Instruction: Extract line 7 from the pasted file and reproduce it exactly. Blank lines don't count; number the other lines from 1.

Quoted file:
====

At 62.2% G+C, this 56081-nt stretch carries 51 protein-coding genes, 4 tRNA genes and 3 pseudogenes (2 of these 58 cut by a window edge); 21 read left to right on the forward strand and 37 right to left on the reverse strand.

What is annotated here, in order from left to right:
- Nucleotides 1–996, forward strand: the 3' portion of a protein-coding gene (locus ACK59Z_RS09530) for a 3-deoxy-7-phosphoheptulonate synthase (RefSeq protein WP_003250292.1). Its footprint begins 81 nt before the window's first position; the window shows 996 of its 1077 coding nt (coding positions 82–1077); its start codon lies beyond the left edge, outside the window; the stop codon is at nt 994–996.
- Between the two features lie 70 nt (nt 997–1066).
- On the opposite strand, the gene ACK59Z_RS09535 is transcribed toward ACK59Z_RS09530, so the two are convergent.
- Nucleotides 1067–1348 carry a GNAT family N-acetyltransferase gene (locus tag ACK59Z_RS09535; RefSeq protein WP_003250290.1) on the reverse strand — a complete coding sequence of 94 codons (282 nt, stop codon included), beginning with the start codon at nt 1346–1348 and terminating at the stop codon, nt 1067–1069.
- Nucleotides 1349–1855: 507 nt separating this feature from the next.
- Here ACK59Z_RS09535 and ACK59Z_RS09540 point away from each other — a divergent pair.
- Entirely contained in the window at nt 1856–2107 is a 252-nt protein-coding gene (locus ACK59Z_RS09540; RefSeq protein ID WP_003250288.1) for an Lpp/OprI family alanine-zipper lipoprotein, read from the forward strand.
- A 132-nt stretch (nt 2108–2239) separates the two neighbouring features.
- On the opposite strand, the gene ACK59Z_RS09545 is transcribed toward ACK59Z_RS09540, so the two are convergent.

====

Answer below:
- Nucleotides 1349–1855: 507 nt separating this feature from the next.